Berlin: European Jewry’s Over-Promised Land?

Last time we checked in with the Jews of Europe™ things were looking bad – so bad in fact that the more hysterical elements of the Jewish media even suggested that every Jew should get a gun, right down to the toddlers. Just another instance of Jews in the US telling their continental brethren what to do without having to do anything themselves.

To find out what is really going on in the old-new country, the ex-post-Heeb site Jewcy have started a “Voices from Europe” series. All throughout March we got to read thinkpieces by expats – just what is up with antisemitism? – and “personal essays” by natives.

Berlin_1Now the series is finally covering the country that, for many people, is the sole reason why “European Jews” seems to be, historically, such a tricky proposition. But things have changed, and Berlin has gone from being the control centre of the Nazi Reich to being “Europe’s Promised City”.

In an adverb-laden piece writer Gina Reimann presents the conundrum of being a Jew in this city, of living in a place where traces of what once was are all around you. Following a wave of Jewish immigrants from the former Soviet Union, it’s young Israelis who more and more are moving to Berlin. For these young Jews the Holocaust truly is the distant memory that many Germans, both left and right, want it to be.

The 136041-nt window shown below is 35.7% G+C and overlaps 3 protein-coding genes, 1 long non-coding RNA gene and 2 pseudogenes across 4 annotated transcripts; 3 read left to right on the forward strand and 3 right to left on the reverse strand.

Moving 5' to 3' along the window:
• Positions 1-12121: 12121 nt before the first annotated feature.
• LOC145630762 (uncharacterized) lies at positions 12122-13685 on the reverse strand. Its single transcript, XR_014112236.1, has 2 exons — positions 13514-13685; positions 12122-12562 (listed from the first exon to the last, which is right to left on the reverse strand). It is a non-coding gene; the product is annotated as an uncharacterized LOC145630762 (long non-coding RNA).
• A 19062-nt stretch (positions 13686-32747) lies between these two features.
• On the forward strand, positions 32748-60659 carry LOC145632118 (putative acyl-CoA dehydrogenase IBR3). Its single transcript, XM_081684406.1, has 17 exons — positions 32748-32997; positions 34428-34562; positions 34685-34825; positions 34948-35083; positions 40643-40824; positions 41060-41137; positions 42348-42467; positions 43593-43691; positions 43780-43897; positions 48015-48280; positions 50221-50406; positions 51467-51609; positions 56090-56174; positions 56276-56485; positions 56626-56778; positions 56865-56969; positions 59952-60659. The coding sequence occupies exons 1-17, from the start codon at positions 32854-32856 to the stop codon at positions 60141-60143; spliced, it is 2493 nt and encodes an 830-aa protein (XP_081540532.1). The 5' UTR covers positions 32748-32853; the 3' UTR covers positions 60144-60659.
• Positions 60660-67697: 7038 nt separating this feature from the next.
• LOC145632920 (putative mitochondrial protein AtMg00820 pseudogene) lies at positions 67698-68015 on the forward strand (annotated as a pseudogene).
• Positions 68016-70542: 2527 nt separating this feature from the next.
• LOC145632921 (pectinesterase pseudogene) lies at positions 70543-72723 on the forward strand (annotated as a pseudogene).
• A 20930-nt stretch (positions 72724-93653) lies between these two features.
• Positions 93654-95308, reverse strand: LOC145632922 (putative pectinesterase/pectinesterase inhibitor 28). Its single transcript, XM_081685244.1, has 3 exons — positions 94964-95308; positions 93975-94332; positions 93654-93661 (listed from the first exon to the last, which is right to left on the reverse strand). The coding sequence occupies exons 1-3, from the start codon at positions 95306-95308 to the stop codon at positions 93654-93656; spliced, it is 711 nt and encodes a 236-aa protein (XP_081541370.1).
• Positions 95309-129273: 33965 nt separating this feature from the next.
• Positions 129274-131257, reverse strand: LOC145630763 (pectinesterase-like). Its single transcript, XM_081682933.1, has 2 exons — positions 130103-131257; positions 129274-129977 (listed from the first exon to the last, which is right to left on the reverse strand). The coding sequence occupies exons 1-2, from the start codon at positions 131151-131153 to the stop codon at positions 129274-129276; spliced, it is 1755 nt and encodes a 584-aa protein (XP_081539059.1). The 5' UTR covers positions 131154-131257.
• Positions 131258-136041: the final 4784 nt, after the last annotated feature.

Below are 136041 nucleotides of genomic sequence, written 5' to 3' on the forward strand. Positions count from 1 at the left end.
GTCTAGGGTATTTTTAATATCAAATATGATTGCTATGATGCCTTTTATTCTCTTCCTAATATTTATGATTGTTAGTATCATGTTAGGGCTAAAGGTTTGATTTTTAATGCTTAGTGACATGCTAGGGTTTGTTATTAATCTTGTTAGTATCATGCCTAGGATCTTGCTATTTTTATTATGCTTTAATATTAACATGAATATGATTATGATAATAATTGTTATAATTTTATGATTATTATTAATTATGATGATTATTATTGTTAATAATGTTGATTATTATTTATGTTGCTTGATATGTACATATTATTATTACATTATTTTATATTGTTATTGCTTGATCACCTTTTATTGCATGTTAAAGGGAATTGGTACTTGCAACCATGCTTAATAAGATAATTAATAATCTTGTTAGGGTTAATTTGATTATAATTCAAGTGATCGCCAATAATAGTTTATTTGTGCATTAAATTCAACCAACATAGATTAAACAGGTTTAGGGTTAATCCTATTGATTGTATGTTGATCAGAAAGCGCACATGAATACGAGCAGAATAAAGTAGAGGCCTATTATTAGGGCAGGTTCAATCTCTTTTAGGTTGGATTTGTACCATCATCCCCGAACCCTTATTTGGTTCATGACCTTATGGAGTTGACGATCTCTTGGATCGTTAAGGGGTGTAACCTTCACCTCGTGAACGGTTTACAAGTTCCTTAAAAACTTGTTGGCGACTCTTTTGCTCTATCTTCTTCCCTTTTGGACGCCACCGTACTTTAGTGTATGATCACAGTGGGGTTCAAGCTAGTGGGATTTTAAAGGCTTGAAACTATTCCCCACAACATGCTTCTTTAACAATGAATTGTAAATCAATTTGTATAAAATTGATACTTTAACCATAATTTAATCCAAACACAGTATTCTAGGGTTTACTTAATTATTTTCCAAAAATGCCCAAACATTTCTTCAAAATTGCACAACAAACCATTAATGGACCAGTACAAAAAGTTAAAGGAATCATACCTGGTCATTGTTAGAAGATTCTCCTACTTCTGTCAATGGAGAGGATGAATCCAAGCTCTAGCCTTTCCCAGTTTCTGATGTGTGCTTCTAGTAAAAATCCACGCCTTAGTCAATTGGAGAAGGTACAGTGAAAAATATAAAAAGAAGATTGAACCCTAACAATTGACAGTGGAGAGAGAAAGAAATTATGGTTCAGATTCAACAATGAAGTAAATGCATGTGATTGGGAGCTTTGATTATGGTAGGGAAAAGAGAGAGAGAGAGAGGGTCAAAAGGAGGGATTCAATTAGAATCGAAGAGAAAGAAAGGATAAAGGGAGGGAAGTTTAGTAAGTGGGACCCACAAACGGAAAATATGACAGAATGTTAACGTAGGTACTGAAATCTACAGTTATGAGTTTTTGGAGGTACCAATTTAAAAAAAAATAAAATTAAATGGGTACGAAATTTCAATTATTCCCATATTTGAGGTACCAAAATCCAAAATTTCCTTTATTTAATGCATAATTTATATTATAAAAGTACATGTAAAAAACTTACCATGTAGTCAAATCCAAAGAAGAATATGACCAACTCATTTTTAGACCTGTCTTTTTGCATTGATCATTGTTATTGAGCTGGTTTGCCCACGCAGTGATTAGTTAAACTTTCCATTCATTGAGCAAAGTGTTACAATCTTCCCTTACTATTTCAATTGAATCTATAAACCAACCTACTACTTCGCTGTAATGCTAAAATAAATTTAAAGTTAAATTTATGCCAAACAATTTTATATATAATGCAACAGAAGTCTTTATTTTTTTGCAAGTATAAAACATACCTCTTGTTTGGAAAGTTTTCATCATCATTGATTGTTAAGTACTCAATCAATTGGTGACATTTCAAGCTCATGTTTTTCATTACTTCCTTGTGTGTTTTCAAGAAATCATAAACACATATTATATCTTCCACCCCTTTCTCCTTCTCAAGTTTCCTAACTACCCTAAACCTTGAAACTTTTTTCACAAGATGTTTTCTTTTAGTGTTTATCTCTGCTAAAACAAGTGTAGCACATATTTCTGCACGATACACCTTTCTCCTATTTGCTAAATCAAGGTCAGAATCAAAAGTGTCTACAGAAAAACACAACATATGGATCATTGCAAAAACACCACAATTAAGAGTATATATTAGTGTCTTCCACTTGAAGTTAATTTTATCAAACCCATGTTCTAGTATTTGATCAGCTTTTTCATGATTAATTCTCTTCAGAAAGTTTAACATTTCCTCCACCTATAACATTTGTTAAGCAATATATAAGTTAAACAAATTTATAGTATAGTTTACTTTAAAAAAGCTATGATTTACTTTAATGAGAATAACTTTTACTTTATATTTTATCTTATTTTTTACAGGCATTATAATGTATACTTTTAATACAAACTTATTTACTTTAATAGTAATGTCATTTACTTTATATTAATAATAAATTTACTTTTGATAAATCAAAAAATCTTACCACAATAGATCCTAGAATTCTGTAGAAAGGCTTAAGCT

You can get good hummus now, there are magazines for expats in Hebrew, and apparently more and more people are re-developing “spiritual” inclinations. “Jewish life and culture is flourishing in Berlin.” writes Reimann.

Now, I’m a born-and-raised Berlin Jew, too – in fact that was the title of the very first thing I wrote for this here publication – and I’ve been hearing about this so-called Jewish renaissance for a very long time…. And I’m still totally unclear on what it’s actually supposed to entail. As great as pre-Nazi German-Jewish culture arguably was, nobody seriously want to return to those days, do they? Not that it’s possible anyway: that world is irretrievably lost and gone, beautiful art nouveau facades or no.

The Jewish Community Berlin as a bureaucratic entity seems to be FUBAR. And ever since a Berlin rabbi got assaulted by Arab teens for wearing a kippah there has been a discussion about how visible Jews should be. Some believe that withdrawing to private spaces is a solution, other “defiantly” proclaiming their Jewish identity in the face of antisemitism that does exist, if nowhere as virulently in France. In general things are just sort of…stagnating.

And you know what? That’s actually okay. Most of what we think of as Great Jewish culture was born out of either the pain of persecution or the pain of assimilation. So greatness comes with a price, a price that none of us can afford right now.Just don’t pretend otherwise. But of course “just getting by” is not a story.

So this Passover maybe also wish to be freed from trite fluff pieces on Jewish renaissances. Maybe put some lightly breaded calamari on the seder plate: because really, what could be more treyf than saying “we’re doing really well!”

What do you think?

About The Author

Fabian Wolff

Fabian Wolff was born in East Berlin just before the wall came down and is, sadly, still living there. He writes all kinds of things and desperately tries to out-Jew Leon Wieseltier. Has some funny stories about dead animals, too.

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